Date
14 December 2018
Clement Chan (inset, left), head of the Consumer Council’s community relations panel, has urged taxi-hailing app operators to beef up the quality of their services. Photos: HKEJ, Internet
Clement Chan (inset, left), head of the Consumer Council’s community relations panel, has urged taxi-hailing app operators to beef up the quality of their services. Photos: HKEJ, Internet

Taxi apps show wide variance on success rate for users: study

The Consumer Council has found that taxi-hailing apps, which are designed to provide the public more convenience through mobile technology when they want a ride to their destinations, can be very “picky” about users, who also face the risk of leaking too much personal information.

To assess service quality of the apps, the consumer watchdog said it had formed a 74-member investigation team and asked the team members to take test rides in January and February.

Seven tax-hailing apps — HKTaxi, 85 ProTaxi, Didi Kuaidi, Fly Taxi, God Taxi, HT-Club, and SynCab — were chosen for the field tests.

Unveiling the results on Thursday, the Council said investigators used the apps to hail rides for a total of 429 times, during both peak and non-peak hours with each app being trialed at least 60 times.

The field trials showed that the overall success rate in securing a ride was 79 percent, the Hong Kong Economic Journal reports.

HKTaxi, which claims to be the largest local player with as many as 45,000 drivers, performed the best in short, medium and long-haul services with success rates ranging between 96 to 100 percent.

The worst performer in short-haul services was HT-Club (17 percent), while in medium and long-haul services SynCab gave the least success rate (about 50 percent), the consumer watchdog found.

In its defense, SynCab said its services are not on a real-time basis but based on advance appointments several days earlier.

The tests, meanwhile, found that the success rates for hailing rides could vary depending on which cross-sea tunnels customers wanted to use.

If it was Cross-Harbour Tunnel, which was shorter than its counterparts, the rate stood only at 64 percent, compared to nearly 90 percent for either the Western Harbour Crossing or the Eastern Harbour Crossing. The rate was 73 percent if no specific tunnel was selected.

The amount a customer would tip was also a factor that affected the chance of hailing a taxi successfully.

For passengers who promised to give tips ranging from HK$30 to HK$50 while waiting for drivers’ confirmation, the success rate was 62 percent. For those who only agreed to tip between HK$10 and HK$20, their chance of securing a ride was 39 percent. In cases where no tip was promised, the rate dropped to 30 percent.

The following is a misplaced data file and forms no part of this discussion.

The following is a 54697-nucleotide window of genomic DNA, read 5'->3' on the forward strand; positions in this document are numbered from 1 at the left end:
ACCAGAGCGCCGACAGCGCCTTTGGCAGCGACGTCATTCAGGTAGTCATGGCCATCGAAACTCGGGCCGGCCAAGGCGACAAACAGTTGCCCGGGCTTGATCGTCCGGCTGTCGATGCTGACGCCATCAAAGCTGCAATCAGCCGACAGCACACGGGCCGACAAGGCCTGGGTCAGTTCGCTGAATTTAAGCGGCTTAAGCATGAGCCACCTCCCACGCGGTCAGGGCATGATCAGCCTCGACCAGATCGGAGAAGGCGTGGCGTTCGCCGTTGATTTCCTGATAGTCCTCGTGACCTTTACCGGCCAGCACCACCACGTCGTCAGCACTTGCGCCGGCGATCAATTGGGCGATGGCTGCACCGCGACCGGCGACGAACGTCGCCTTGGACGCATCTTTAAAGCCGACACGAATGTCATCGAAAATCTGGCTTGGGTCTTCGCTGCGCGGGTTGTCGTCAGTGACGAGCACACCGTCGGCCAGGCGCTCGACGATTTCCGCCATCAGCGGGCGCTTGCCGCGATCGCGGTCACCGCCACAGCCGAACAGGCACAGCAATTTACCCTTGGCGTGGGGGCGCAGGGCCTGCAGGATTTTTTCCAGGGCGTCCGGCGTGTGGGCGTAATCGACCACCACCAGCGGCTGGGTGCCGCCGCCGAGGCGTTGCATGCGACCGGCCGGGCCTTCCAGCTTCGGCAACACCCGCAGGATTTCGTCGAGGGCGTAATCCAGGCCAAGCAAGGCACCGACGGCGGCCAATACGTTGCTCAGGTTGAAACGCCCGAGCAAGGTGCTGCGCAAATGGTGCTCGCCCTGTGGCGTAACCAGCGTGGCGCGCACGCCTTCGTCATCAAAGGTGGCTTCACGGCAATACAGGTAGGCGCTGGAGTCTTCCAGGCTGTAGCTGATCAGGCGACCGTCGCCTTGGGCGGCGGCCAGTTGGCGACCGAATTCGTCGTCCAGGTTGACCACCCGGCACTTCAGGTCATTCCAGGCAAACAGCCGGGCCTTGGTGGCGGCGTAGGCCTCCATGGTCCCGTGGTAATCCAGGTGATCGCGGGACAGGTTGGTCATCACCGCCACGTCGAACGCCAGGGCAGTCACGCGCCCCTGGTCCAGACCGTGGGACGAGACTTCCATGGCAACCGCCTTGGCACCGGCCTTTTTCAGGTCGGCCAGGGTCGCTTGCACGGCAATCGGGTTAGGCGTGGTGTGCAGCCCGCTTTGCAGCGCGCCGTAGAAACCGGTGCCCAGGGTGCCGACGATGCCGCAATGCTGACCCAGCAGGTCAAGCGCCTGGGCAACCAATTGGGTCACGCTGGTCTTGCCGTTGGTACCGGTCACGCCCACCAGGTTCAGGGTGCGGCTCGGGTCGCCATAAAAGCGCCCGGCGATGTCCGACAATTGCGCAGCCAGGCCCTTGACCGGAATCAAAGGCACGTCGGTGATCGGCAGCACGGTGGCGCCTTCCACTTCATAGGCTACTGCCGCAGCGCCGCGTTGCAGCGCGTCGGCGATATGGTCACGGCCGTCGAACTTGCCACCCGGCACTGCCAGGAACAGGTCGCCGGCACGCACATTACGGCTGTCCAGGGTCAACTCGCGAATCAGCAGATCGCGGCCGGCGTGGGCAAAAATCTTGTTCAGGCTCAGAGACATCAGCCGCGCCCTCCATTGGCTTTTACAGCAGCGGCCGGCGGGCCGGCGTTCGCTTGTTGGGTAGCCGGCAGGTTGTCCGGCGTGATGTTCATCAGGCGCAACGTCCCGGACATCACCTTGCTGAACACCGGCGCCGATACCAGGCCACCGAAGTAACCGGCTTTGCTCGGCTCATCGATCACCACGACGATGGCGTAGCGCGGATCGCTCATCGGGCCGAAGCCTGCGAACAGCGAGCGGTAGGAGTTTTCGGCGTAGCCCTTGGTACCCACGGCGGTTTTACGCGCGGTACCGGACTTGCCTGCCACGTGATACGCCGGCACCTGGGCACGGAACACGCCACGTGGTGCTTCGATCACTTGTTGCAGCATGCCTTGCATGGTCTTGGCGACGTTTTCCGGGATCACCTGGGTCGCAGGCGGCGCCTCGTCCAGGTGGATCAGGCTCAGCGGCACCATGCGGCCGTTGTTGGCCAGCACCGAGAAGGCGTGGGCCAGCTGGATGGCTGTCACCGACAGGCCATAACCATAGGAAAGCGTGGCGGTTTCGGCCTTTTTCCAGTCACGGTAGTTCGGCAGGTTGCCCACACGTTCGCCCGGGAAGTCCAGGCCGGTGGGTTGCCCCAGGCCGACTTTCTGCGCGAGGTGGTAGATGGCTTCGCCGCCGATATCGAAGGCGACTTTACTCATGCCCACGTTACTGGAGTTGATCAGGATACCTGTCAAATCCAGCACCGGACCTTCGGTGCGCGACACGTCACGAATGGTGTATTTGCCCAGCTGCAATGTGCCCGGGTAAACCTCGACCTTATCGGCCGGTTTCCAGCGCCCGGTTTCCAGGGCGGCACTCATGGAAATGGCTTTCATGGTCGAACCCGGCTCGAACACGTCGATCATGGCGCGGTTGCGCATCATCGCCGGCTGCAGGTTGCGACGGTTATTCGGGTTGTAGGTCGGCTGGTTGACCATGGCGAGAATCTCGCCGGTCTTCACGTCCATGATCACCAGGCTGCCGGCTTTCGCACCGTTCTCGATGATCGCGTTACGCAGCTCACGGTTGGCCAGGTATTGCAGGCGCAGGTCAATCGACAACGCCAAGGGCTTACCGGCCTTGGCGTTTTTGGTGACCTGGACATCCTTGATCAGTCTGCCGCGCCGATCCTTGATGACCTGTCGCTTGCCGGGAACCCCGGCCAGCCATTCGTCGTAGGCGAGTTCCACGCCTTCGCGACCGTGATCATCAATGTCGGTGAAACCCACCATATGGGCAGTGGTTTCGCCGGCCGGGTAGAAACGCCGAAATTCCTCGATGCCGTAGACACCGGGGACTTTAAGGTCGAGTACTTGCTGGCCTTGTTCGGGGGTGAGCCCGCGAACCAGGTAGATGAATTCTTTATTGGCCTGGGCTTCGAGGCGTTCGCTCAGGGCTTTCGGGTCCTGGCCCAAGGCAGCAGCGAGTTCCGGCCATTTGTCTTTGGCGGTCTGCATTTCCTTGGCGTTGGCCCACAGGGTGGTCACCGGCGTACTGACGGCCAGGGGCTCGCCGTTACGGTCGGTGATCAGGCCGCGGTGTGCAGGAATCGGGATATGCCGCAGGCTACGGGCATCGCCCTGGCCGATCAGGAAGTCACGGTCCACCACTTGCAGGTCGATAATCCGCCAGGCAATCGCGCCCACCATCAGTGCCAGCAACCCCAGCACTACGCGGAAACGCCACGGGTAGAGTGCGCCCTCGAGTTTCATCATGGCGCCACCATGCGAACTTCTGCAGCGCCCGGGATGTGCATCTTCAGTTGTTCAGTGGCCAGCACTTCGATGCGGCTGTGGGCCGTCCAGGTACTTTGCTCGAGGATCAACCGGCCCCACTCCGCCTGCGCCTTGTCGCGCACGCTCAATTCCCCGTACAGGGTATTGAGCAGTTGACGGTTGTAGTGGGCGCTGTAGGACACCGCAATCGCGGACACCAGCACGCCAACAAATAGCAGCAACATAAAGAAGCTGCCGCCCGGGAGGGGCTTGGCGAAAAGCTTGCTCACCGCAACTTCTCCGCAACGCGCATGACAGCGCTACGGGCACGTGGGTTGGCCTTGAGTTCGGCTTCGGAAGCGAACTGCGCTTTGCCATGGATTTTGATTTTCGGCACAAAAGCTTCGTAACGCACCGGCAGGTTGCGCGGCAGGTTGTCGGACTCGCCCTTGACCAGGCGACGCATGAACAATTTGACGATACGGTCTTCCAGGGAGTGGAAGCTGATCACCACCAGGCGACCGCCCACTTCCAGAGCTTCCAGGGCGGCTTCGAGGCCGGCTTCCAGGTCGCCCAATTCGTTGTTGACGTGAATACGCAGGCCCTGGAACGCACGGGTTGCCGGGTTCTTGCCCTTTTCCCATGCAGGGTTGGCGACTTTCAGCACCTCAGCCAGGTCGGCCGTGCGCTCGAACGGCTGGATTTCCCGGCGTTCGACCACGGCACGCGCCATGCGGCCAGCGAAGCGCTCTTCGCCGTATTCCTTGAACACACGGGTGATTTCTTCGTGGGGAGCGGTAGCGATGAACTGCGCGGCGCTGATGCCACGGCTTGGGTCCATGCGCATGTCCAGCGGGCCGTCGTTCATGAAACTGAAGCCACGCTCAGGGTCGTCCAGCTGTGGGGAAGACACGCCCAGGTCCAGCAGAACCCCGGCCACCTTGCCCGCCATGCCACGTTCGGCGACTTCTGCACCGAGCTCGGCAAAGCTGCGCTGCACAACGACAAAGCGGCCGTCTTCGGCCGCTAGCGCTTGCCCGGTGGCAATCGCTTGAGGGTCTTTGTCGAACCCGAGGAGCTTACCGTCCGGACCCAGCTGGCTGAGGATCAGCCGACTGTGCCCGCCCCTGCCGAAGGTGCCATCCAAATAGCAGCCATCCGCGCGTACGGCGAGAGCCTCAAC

Moreover, some of the tested apps were found to offer discounts of only 5 or 10 percent on the fares, and in some cases no discount at all, rather than the 15 percent they guaranteed.

Discounts, for the record, are voluntary as the law provides that a taxi should charge customers according to the meter.

Clement Chan Kam-wing, chairman of the Consumer Council’s publicity and community relations committee, said taxi-hailing apps are supposed to make the public enjoy a sense of added convenience, but are falling short on that promise.

He urged operators to beef up their service quality and avoid leaving a bad impression on users.

Meanwhile, the watchdog warned taxi-hailing app users to be on guard to prevent online entities from collecting sensitive personal data unrelated to the rides.

The tests showed that most apps would put in requests to access or alter memory card content as well as gain access to users’ photos or their contacts.

In some cases, the apps even proactively downloaded files into users’ mobile phones without seeking permission.

The watchdog said it will notify the Office of the Privacy Commissioner for Personal Data, which can follow up on the matter.

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TL/JC/RC

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